38. 38.
    O’Connell J (1943) Vascular factor in intracranial pressure and maintenance of cerebro-spinal fluid circulation. Brain 66:204–228CrossRefGoogle Scholar
  39. 39.
    Polderman K (2004) Application of therapeutic hypothermia in the ICU: opportunities and pitfalls of a promising treatment modality. Part 1: indications and evidence. Intensive Care Med 30:556–575CrossRefGoogle Scholar
  40. 40.
    Prytherch D, Smith M, Williams B (1979) The measurement of cerebrospinal fluid flow. Phys Med Biol 24:1196–1208CrossRefGoogle Scholar
  41. 41.
    Reyes O, Sosa I, Kuffler D (2003) Neuroprotection of spinal neurons against blunt trauma and ischemia. Puerto Rico Health Sci J 22:277–286Google Scholar
  42. 42.
    Rubini L, Colombo F (1981) Modified technique for local cooling in spinal cord injuries. Spine 6:417–419CrossRefGoogle Scholar
  43. 43.
    Saunders N, Habgood M, Dziegielewska K (1999) Barrier mechanisms in the brain. Clin Exp Pharmacol Physiol 26:11–19CrossRefGoogle Scholar
  44. 44.
    Schellinger D, LeBihan D, Rajan S et al (1992) MR of slow CSF flow in the spine. Am J Neuroradiol 13:1393–1403Google Scholar
  45. 45.
    Taoka Y, Okajima K (1998) Spinal cord injury in the rat. Prog Neurobiol 56:341–358CrossRefGoogle Scholar
  46. 46.
    Tator C (1972) Acute spinal cord injury: a review of recent studies of treatment and pathophysiology. Can Med Assoc J 107:143–150Google Scholar
  47. 47.
    Thienprasit P, Bantli H, Bloedel J et al (1975) Effect of delayed local cooling on experimental spinal cord injury. J Neurosurg 42:150–154CrossRefGoogle Scholar
  48. 48.
    Tsutsumi K, Ueda T, Shimizu H et al (2004) Effect of delayed induction of postischemic hypothermia on spinal cord damage induced by transient ischemic insult in rabbits. Jpn J Thorac Cardiovasc Surg 52:411–418CrossRefGoogle Scholar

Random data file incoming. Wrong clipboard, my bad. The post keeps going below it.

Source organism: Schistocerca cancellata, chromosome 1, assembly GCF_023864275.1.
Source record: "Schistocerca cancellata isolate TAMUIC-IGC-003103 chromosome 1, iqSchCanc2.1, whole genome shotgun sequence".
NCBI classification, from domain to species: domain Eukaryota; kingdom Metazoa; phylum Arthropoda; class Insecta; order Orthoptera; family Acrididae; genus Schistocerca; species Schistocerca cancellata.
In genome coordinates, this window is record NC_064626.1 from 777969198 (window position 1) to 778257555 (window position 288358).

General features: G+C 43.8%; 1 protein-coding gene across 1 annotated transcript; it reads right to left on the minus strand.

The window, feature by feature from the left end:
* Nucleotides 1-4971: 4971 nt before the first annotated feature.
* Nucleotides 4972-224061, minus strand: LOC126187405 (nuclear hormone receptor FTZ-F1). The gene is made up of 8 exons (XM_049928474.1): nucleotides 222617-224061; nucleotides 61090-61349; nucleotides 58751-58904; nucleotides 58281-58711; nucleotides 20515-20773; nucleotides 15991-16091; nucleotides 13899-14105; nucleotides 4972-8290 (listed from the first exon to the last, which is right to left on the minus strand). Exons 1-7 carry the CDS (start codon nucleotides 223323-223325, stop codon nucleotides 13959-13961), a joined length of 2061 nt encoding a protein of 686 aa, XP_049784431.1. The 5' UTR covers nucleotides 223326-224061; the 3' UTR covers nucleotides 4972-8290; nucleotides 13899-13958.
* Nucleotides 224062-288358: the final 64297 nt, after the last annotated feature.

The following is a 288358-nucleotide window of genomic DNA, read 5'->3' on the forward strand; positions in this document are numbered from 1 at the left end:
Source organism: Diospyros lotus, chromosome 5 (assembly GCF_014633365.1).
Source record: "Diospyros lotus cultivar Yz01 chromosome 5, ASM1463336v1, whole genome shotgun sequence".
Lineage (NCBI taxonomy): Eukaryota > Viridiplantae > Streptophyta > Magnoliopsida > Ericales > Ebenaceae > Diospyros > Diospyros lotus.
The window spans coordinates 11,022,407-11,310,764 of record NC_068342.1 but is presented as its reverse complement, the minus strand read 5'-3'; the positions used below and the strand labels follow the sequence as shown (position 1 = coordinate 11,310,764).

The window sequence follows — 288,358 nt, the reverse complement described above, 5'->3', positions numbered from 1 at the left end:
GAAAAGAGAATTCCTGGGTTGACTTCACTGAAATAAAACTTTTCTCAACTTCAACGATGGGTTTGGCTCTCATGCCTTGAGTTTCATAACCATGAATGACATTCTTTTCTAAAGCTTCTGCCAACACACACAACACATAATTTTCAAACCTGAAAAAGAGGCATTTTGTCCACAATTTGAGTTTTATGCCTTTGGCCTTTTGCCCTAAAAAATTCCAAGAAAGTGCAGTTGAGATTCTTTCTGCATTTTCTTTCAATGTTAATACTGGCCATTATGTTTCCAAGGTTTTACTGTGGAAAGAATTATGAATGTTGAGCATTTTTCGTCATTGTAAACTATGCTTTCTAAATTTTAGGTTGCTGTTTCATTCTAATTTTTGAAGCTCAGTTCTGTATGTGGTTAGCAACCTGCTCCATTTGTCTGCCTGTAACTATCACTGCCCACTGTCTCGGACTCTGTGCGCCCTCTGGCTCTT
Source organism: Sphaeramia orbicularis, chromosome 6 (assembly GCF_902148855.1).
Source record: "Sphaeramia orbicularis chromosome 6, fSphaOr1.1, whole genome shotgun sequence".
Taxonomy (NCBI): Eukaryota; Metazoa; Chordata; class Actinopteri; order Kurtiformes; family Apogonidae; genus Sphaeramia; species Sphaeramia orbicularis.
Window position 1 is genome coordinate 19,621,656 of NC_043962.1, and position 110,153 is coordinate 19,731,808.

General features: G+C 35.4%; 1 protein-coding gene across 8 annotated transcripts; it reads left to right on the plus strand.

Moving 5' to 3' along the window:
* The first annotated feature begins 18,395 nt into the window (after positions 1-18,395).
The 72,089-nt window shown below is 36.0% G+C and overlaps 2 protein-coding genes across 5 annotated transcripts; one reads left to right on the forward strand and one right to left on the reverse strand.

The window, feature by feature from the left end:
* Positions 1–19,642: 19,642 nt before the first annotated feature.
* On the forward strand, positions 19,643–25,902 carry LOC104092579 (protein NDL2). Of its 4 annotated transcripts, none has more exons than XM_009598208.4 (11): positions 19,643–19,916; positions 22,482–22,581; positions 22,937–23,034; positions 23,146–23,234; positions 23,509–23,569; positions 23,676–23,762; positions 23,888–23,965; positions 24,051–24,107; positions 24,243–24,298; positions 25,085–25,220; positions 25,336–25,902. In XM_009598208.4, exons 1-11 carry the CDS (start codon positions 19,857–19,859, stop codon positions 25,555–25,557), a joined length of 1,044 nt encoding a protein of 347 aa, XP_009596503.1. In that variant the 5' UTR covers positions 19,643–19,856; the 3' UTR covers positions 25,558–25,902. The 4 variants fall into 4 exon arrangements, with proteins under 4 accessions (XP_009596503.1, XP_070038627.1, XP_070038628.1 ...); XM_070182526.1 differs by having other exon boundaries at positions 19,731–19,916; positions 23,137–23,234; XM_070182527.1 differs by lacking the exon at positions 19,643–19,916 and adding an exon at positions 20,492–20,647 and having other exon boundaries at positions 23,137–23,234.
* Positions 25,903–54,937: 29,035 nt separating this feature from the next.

49. 49.
    Wang Y, Zhu L (2007) Targeted brain hypothermia induced by an interstitial cooling device in human neck: theoretical analyses. Eur J Appl Physiol 101:31–40CrossRefGoogle Scholar
  50. 50.
    Wang L, Yan Y, Zou L et al (2005) Moderate hypothermia prevents neural cell apoptosis following spinal cord ischemia in rabbits. Cell Res 15:387–393CrossRefGoogle Scholar
  51. 51.
    Wells J, Hansebout R (1978) Local hypothermia in experimental spinal cord trauma. Surg Neurol 10:200–204Google Scholar
  52. 52.
    Westergren H, Farooque M, Olsson Y et al (2001) Spinal cord blood flow changes following systemic hypothermia and spinal cord compression injury: an experimental study in the rat using Laser-Doppler flowmetry. Spinal Cord 39:74–84CrossRefGoogle Scholar
  53. 53.
    Xian H, Liu D, Shang F et al (2007) Study on heat transfer enhancement of oscillating-flow heat pipe for drying. Dry Technol 25:723–729CrossRefGoogle Scholar
  54. 54.
    Xu X, Tikuisis P, Giesbrecht G (1999) A mathematical model for human brain cooling during cold-water near-drowning. J Appl Physiol 86:265–272Google Scholar
  55. 55.
    Yashon D, Vise W, Dewey R et al (1973) Temperature of the spinal cord during local hypothermia in dogs. J Neurosurg 39:742–745CrossRefGoogle Scholar
  56. 56.
    Zhang X, Maruyama S, Sakai S (2004) Numerical investigation of laminar natural convection on a heated vertical plate subjected to a periodic oscillation. Int J Heat Mass Transf 47:4439–4448zbMATHCrossRefGoogle Scholar
  57. 57.
    Zhu L (2002) Chapter 2: bioheat transfer. In: Standard handbook of biomedical engineering and design. McGraw-Hill, New YorkGoogle Scholar
  58. 58.
    Zhu L, Diao C (2001) Theoretical simulation of temperature distribution in the brain during mild hypothermia treatment for brain injury. Med Biol Eng Comput 39:681–687CrossRefGoogle Scholar

Copyright information

© International Federation for Medical and Biological Engineering 2009

Authors and Affiliations

  1. 1.Department of Mechanical EngineeringUniversity of Maryland, Baltimore CountyBaltimoreUSA

Personalised recommendations